Salary cap deep dive: New Jersey Devils

Pro Hockey Rumors
Pro Hockey Rumors
For years, the Devils have struggled to lure top free agents to New Jersey even with ample cap space. That changed with the signing of Dougie Hamilton (left), the big prize on the open market. Ed Mulholland-USA TODAY Sports

Navigating the salary cap is one of the more important tasks for any GM. Teams that can avoid total cap chaos by walking the tightrope of inking players to deals that match their value (or compensate for future value without breaking the bank) remain successful. Those that don’t see struggles and front office changes.

PHR will look at every NHL team and give a thorough look at their cap situation heading into the 2021-22 season. This will focus more on players who are regulars on the roster versus those who may find themselves shuttling between the AHL and NHL. All cap figures are courtesy of CapFriendly.

New Jersey Devils

Current Cap Hit: $70,019,735 (under the $81.5 million Upper Limit)

Entry-Level Contracts

F Jesper Boqvist (one year, $925,000)

F Jack Hughes (one year, $925,000)

F Dawson Mercer (three years, $894,000)

D Ty Smith (two years, $863,000)

Potential Bonuses:

Hughes: $2.85 million

Mercer: $400,000

Smith: $400,000

Total: $3.65 million

Hughes showed some improvement in his second season but isn’t playing at the level that a recent first-overall selection is expected to. Many expect him to take a step forward this year, but it’s fair to wonder if that will be enough to get him a long-term deal or whether he’d be better off with a bridge. Nico Hischier’s contract (more on that one later) would be the potential comparable, but if Hughes thinks he can hit another level, his camp would be better off going for a short-term second contract. On the bonus front, the ‘A’ portions are certainly attainable ($850,000 in total) while the ‘B’ ones seem unrealistic for him to reach.

Boqvist, who was sent down to start the season, should earn a limited role before too long. As a result, a short-term second deal is likely. Mercer made the team out of camp, but it’s too early to assess whether he’ll be able to hit some bonuses while forecasting his next contract before he plays a game isn’t really doable. There are other forwards (Tyce Thompson and Alexander Holtz) who could play their way onto the roster, but they’re candidates to go back and forth, which makes it unlikely their respective bonuses are hit.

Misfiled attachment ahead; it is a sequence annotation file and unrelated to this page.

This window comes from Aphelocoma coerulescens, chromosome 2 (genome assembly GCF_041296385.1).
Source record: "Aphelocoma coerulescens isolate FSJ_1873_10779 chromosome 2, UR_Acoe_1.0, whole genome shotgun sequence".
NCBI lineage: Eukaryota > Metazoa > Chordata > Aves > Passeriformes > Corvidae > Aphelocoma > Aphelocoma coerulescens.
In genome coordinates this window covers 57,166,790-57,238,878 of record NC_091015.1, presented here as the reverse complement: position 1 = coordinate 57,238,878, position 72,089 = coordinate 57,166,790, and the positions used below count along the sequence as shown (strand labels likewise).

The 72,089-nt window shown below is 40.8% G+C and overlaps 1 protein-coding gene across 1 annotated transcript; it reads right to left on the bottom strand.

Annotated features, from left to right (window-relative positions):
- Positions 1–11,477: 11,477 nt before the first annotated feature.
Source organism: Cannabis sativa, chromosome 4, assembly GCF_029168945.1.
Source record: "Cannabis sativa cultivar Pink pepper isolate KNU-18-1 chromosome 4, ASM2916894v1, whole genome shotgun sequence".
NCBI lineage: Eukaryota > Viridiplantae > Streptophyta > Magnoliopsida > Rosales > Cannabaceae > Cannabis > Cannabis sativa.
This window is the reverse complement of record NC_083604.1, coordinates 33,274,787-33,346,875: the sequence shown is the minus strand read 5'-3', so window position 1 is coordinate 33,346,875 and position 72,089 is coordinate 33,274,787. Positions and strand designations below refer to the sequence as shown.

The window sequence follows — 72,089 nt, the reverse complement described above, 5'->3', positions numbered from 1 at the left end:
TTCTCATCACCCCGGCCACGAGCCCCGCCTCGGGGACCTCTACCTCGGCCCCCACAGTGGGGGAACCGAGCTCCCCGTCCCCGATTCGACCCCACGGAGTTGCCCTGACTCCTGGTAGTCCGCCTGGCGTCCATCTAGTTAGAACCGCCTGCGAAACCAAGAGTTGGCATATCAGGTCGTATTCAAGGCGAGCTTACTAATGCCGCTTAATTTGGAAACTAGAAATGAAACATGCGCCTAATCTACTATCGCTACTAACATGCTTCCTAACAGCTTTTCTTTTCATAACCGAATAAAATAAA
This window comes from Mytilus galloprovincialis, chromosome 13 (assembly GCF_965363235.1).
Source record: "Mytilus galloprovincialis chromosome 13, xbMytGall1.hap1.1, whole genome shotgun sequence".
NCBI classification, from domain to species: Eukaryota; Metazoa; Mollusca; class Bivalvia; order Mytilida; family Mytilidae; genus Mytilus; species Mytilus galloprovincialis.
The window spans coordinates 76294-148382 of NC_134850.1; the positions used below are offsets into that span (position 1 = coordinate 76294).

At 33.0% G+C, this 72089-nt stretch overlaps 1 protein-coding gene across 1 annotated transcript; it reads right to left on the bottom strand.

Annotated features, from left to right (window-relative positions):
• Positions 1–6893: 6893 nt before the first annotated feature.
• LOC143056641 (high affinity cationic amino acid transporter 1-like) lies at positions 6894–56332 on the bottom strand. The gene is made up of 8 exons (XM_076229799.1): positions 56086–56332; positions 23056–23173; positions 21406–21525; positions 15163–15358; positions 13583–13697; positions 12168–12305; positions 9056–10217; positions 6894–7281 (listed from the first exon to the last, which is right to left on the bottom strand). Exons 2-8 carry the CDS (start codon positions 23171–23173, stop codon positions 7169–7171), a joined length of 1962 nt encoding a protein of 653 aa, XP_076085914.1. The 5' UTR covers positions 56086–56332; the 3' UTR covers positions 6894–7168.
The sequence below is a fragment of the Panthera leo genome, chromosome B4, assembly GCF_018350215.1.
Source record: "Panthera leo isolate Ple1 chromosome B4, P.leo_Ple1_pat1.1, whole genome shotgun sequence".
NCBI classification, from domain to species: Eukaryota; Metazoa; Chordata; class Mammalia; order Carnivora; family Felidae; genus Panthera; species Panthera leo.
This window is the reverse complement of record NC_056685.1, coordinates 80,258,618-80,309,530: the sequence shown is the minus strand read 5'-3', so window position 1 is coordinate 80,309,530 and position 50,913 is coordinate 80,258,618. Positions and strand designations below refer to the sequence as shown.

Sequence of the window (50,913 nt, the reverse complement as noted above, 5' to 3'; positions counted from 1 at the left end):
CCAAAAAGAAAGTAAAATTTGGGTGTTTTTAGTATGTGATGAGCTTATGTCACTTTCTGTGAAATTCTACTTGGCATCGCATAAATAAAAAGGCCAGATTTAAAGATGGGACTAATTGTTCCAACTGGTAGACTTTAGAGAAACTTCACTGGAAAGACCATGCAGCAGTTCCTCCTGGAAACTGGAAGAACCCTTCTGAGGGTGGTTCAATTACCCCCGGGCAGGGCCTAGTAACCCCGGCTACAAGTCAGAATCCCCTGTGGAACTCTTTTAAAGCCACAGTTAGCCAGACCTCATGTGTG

Smith’s rookie season was an impressive one as he locked down a spot inside New Jersey’s top four on the back end while chipping in offensively. A lot can change over the next two years, but assuming he progresses, he’s looking at a significant raise and could be a candidate for a long-term pact that buys out a few UFA years as well. His bonuses are certainly achievable as well.

One Year Remaining, Non-Entry-Level

F Jesper Bratt ($2.75 million, RFA)

D/F Mason Geertsen ($725,000, UFA)

D Christian Jaros ($800,000, UFA)

D P.K. Subban ($9 million, UFA)

F Miles Wood ($2.75 million, RFA)

F Pavel Zacha ($2.25 million, RFA)

Bratt hasn’t emerged as an impact scorer yet but the speedster has put up at least 30 points in each of his four NHL seasons, including the pandemic-shortened last two campaigns. He eventually settled on a bridge deal just days before the regular season started although he’ll have arbitration eligibility and a $3.3 million qualifying offer (120% of the average annual value) working in his favor this time around. He needs to establish himself as a bigger threat if he wants to land a considerably higher price tag than that. Wood is coming off a good season in the goal department with 17 in 55 games and has a $3.5 million qualifier coming his way. That’s on the high side for someone who hasn’t scored 20 yet, but the Devils have the wiggle room to afford that raise even if he remains more of a secondary piece. Zacha has slowly improved and quietly led the Devils in scoring last season. He has a $3 million qualifier on the horizon and while he’s basically locked in on the third line with their first overall picks holding down the top two spots, he can still be an impact piece. A long-term deal in the $4 million range is a realistic scenario here if he’s around the 35-40-point mark again this season.

Subban is no longer the top-pairing player he was when he signed this contract, and durability has been a concern the last few years. He’s more of a role player, and his next deal might not even be half of his current rate. He’ll be a candidate to be dealt between now and the trade deadline as long as New Jersey is willing to retain half of the price tag. Jaros is a depth piece, a placeholder for some of their prospects until one of them is ready to come in. Geertsen was a surprising waiver claim but with the role he’s likely to have, it’s unlikely he’ll garner much more than the minimum on his next contract.

Two Years Remaining

G Jonathan Bernier ($4.125 million, UFA)

G Mackenzie Blackwood ($2.8 million, RFA)

D Ryan Graves ($3.167 million, UFA)

F Andreas Johnsson ($3.4 million, UFA)

F Janne Kuokkanen ($1.85 million, RFA)

F Michael McLeod ($975,000, RFA)

D Damon Severson ($4.167 million, UFA)

D Jonas Siegenthaler ($1.125 million, RFA)

F Yegor Sharangovich ($2 million, RFA)

F Tomas Tatar ($4.5 million, UFA)